DENVER -- The Stanley Cup will be in the house. So close, Ray Bourque and the Colorado Avalanche can almost touch it - yet, to the New Jersey Devils, so near but so far away.
Game 7s in the Stanley Cup finals occur only once a decade or so, which will add some extra mystique when the defending-champion Devils, their chance to clinch the cup at home now gone, play the Avalanche on Saturday night for the most cherished prize in hockey.
It will be the first time since 1994 that the cup is guaranteed to be handed off at some point in the night, and only the third time since 1971 - the last time a team pulled off what the Avalanche are attempting to do by rallying from a 3-2 deficit in the finals.
Game 7s in any series carry with them an air of nervousness and finality, with one team assured of seeing its season end in defeat. But this game, this Mile High showdown of unquestionably the NHL's two premier teams, with three Stanley Cup titles between them since 1995, promises to be a highlight reel for hockey for years to come.
Bourque alone makes it so.
This will either be the shining moment of his distinguished 22-year career as one of hockey's best defensemen, or the most excruciating letdown possible for a man who has unsuccessfully chased the Stanley Cup since Jimmy Carter was president.
Win or lose, cup or no cup, retirement or not, Bourque understands he may never get this close to the cup that he has never touched, explaining that only those who have won it deserve the chance to handle it.
To not win would almost be the cruelest punishment of all, to lead Bourque to the brink of his greatest success in hockey only to leave him with the heartbreak of knowing his Mission 16W - the 16 wins needed to claim the cup - came up one W short.
"This will be the biggest game of my career," Bourque said. "This is the first time I'm really playing for the cup. I'm having a blast, and I'm really looking forward to that game."
But, in a series where momentum and home ice advantage (the visiting team is 4-2) have meant almost nothing, the Avalanche now have both following a 4-0 victory Thursday night that at least delayed the Devils' second consecutive cup clinching for two days - or waylaid it forever.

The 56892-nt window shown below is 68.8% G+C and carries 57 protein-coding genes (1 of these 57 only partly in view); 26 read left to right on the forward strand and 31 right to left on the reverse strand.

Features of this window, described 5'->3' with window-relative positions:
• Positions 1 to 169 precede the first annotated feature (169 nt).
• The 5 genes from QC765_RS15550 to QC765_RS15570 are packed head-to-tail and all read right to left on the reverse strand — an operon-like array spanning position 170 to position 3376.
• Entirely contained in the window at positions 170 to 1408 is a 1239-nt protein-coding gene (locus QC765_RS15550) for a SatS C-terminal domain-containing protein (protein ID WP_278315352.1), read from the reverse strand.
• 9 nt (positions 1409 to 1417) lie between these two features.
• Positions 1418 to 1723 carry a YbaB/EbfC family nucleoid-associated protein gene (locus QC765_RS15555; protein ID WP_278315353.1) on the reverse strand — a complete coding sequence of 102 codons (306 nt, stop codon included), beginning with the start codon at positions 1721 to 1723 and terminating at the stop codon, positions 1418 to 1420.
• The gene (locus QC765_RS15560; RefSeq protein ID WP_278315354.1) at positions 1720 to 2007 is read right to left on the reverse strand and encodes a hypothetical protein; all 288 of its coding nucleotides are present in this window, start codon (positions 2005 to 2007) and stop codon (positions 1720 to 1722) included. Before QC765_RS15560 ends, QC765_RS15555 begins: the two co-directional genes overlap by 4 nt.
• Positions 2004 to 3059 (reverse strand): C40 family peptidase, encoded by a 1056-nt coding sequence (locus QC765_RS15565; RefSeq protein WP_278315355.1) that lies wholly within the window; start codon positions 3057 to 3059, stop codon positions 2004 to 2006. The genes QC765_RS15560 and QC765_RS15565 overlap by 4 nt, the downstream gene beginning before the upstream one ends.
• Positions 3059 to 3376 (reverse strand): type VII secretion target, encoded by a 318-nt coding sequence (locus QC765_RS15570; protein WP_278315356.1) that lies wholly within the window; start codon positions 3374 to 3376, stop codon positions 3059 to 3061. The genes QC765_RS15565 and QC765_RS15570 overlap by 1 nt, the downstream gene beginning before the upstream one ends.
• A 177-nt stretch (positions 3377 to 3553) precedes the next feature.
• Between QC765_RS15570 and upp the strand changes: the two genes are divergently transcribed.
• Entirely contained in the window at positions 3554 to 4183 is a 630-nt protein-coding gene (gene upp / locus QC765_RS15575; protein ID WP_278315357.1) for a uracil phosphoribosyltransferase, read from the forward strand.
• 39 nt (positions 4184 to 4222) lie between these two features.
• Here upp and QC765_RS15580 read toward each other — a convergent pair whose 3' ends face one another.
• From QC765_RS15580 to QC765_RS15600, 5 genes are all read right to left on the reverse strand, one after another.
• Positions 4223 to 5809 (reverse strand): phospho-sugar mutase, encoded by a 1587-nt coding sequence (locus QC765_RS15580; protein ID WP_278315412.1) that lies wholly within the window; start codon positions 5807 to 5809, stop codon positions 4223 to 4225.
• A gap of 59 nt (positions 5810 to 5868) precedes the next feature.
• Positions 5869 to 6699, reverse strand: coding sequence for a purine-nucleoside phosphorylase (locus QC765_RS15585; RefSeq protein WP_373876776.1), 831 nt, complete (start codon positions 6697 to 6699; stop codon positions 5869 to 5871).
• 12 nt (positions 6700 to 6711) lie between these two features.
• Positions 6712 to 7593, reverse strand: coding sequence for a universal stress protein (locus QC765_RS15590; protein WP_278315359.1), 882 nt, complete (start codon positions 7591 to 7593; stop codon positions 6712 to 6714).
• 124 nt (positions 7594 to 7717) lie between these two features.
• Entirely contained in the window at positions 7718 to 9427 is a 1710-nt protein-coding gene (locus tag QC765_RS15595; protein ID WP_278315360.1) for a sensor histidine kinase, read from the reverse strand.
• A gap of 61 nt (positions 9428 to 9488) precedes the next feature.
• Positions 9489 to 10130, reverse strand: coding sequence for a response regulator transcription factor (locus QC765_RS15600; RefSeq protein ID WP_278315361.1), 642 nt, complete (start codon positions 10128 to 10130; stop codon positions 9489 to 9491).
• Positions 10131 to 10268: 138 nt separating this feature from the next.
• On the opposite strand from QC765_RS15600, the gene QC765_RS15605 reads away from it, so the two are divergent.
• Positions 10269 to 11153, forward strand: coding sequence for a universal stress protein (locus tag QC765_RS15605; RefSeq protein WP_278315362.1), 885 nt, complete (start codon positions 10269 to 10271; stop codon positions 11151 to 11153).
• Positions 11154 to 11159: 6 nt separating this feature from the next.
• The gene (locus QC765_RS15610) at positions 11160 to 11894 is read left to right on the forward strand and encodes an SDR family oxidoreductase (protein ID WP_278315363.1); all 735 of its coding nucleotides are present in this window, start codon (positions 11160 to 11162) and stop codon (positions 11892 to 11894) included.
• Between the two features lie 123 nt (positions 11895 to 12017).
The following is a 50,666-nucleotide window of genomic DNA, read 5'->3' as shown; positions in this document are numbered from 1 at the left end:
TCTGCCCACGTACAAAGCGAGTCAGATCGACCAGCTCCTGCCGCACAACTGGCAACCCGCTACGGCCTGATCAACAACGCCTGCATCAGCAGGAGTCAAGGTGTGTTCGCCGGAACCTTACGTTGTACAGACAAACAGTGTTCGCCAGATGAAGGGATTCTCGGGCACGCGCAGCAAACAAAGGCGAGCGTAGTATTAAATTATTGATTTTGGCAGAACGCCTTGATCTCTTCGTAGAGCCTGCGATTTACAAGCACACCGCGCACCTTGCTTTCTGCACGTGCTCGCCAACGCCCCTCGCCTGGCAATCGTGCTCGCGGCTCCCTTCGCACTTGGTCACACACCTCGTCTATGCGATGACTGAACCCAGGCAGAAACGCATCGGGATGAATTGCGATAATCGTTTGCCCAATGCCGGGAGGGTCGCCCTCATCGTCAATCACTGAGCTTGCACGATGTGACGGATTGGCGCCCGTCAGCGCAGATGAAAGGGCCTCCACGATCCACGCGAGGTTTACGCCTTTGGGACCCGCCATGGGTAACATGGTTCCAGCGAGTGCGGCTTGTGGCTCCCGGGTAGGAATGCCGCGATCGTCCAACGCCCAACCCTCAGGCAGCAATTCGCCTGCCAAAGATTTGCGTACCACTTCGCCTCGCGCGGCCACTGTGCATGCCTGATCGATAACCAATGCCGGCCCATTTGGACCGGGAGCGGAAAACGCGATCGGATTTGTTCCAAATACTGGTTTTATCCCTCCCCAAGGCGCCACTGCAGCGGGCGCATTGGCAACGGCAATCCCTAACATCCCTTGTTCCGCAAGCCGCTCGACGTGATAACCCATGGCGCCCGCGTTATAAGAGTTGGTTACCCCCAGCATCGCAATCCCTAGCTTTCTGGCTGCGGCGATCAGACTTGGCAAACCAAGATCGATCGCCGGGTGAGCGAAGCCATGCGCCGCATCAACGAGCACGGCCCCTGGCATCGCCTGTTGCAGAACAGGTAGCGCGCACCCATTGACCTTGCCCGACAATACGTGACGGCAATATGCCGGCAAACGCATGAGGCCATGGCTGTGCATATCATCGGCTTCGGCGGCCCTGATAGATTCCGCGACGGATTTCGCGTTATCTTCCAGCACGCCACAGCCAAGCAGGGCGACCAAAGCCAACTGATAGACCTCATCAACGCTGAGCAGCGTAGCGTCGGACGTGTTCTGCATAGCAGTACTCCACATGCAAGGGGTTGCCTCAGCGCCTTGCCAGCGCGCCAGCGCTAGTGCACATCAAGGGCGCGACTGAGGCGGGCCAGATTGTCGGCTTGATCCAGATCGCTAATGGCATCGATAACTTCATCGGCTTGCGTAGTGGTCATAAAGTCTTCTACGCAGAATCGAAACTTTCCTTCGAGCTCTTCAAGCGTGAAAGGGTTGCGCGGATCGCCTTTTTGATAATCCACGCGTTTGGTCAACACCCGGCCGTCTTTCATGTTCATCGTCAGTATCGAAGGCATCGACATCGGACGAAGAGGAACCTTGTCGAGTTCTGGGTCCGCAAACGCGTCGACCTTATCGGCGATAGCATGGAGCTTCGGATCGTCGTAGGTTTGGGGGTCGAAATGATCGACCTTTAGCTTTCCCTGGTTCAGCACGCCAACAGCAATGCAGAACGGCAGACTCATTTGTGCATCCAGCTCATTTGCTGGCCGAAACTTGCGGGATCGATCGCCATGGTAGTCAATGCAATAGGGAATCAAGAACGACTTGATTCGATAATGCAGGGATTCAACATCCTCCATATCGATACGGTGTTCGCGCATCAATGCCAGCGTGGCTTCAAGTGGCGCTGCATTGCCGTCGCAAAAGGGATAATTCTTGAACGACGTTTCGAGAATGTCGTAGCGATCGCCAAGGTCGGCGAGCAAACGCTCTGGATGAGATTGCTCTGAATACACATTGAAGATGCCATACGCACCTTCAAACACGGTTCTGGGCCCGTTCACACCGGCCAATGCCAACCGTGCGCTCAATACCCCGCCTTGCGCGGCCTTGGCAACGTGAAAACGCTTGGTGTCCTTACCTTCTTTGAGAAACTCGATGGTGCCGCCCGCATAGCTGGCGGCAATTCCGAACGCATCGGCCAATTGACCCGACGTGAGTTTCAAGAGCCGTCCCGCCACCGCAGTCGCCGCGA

Now it is the Avalanche who will be at home with the Stanley Cup in an anteroom, awaiting its next possessor. Now it is the Avalanche, and not just the Devils, who control their own destiny. Now the Avalanche have the momentum, not the Devils, who had seized a 3-2 series lead by winning two in a row.
"It doesn't get any more important than this," Colorado coach Bob Hartley said. "This is when you see the real warriors, the guys who perform well under pressure."
The guys like ... yes, Ray Bourque, who is 7-1 in Game 7s, with the only loss coming last year in the Western Conference finals against the Dallas Stars.
New Jersey beat Toronto in a Game 7 earlier in the playoffs (as the Avalanche did against the Kings) and Philadelphia in Game 7 of the Eastern Conference finals a year ago. Also, the Devils proved last year they can win the cup on the road, doing so in Game 6 in Dallas.
However, they could have lost that game and still won the cup in game 7 at home. This June, there is no margin for error, no mulligans if they fail. This is one game for the title - or, as Devils defenseman Ken Daneyko said, "It's just like the Super Bowl."
This will be the 11th time the finals have gone to a Game 7, with the home team winning eight times so far. The last time a visiting team won a Game 7 was 1971, when the Montreal Canadiens completed their comeback from a 3-2 deficit by winning in Chicago.
Asked what positives the Devils can take into the final game of this NHL season, goaltender Martin Brodeur said, "Well, at least we saved our energy."
That shouldn't be a problem Saturday - injuries tend to heal themselves and tired players become energized in a Game 7, when any error can cost a season, any goal can win a title, every player gives that little extra he wasn't sure he had.
"Two great teams are going back and forth," the Devils' Bobby Holik said. "May be the best team win."